Bacterial populations control the infection process using a form of communication, called Quorum Sensing (QS), which plays a crucial role in coordination of bacterial behavior. Complex environments, such as BWE, influence both the spatial distribution of bacteria populations and the diffusion parameters of QS autoinducer molecules. These conditions favor a spatial heterogeneity challenging the classical bacteria density-dependent communication model. Bacterial growth in complex environments can give rise to the concept of “efficient sensing,” which integrates elements such as bacteria cell density but also QS autoinducer molecules diffusion and stability (Hense et al., 2007). Despite maximum QS activation during later growth periods, our data have highlighted an early activation of QS pathways in BWE compared to LB conditions, which suggests that QS activation in burn wounds may not exclusively correlate with bacteria cell density. Nevertheless, currently developed strategies based on anti-QS approaches portray interesting perspectives in a context of burn wound infections (Gupta et al., 2015), for which bacteria grow heterogeneously and induce virulence factor production already at low OD values.

Global gene expression analysis of P. aeruginosa growing in BWE revealed an activation of a broad range of virulence factors including lipases, toxins and proteases, which are representative of a P. aeruginosa acute infection pattern (Turner et al., 2014). Interestingly, P. aeruginosa modified the expression of secretory machineries such as the T1SS-Apr, responsible for the secretion of alkaline protease AprA, or the T2SS-Xcp, involved in the release of different virulence factors whose expression were also up-regulated. Taken together these observations support an increased capacity of P. aeruginosa to provoke overall damage to host tissues. Among the induced secretion machineries, the H3-T6SS is of particular interest with a possible role in eukaryotic host–microbe interaction during host invasion (Sana et al., 2016). Dynamic and regulation of this interaction may contribute to explain P. aeruginosa capacity to proliferate inside human BWE. In addition, H3-T6SS effector PA2374 was described to play a function in iron acquisition mechanism via secreted outer-membrane vesicles (OMVs) as recently reported (Lin et al., 2017). On the other hand, the well-described T3SS showed only a weak expression in P. aeruginosa proliferating in BWE. This absence of induction is surprising since T3SS is currently considered as a marker of acute infection (Turner et al., 2014). The BWE environment must therefore trigger a more complex regulation of the secretion system. Moreover, pcrV was used to produce antibodies with positive effect against P. aeruginosa infections in the burn mice model (Holder et al., 2001). Our observation, therefore, represents an important point in the adaptation of animal research to human medicine. Antibodies against T3SS component may not be optimal targets in the context of human burn wound infection by P. aeruginosa. Description of P. aeruginosa physiology and genome expression in BWE provides new insights for the clinical understanding of burn wound infections and appears to be essential to develop new and efficient strategies against pathogenic microorganisms.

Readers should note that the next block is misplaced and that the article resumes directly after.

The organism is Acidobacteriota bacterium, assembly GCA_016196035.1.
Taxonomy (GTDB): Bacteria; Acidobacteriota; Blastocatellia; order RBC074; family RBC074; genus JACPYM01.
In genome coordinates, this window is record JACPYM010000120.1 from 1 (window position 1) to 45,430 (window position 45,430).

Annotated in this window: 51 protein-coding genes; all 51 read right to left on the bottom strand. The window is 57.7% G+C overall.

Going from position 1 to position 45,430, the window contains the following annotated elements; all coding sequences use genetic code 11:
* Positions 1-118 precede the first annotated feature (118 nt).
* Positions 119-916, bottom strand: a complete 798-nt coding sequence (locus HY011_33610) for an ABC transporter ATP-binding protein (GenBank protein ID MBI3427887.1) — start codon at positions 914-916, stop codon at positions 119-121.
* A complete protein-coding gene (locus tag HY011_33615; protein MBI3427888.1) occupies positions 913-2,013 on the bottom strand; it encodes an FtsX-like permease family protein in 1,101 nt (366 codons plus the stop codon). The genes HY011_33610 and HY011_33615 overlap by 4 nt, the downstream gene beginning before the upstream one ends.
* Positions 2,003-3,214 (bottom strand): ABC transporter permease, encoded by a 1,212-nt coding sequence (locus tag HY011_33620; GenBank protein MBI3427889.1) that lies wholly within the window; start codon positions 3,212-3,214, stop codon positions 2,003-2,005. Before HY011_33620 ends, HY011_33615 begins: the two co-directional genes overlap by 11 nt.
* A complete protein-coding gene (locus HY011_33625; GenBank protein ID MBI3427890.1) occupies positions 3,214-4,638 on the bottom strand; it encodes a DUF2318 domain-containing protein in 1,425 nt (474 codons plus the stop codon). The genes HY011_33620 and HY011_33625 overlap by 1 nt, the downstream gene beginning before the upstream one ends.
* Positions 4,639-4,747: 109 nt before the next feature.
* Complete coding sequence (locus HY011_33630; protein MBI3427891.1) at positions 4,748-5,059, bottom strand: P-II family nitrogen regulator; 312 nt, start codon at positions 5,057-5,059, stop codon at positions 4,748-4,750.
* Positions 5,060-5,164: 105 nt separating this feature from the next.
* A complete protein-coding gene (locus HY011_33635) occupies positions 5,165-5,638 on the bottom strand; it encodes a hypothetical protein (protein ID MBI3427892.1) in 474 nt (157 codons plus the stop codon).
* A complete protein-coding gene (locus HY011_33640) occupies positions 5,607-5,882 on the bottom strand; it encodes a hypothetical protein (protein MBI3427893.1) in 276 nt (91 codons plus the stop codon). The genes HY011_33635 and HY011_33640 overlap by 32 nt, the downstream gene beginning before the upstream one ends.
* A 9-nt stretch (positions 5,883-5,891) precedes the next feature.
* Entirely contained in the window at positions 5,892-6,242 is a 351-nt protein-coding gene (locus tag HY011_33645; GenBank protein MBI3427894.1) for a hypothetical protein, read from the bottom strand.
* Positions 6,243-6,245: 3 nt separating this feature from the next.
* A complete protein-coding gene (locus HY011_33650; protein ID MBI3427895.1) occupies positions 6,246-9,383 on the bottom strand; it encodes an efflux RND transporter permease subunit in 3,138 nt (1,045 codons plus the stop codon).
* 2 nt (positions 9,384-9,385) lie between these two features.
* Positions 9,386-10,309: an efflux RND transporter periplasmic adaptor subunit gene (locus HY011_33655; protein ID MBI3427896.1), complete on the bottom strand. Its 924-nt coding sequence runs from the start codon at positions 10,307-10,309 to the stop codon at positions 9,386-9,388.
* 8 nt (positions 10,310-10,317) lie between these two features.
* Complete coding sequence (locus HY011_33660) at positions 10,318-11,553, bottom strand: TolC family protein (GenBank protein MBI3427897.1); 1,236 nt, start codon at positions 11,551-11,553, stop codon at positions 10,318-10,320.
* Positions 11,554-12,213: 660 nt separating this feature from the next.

Author Contributions

MG, BF, PJ, LA, WR, Y-AQ, and KP: designed the study; MG, VD, SL, and BF performed the experiments; MG, Y-AQ, and KP: analyzed the data; MG and KP: wrote the paper. All authors reviewed the results and approved the final version of the manuscript.

Funding

This work was supported by SwissTransMed CRUS grant no. 14/2013 (B5 platform) and the Novartis Foundation (KP and MG).

Conflict of Interest Statement

The authors declare that the research was conducted in the absence of any commercial or financial relationships that could be construed as a potential conflict of interest.

Acknowledgments

We thank all the team members of the B5 platform, D. Pioletti, J.-L. Reymond, C. van Delden, and B. von Rechenberg, for precious discussions.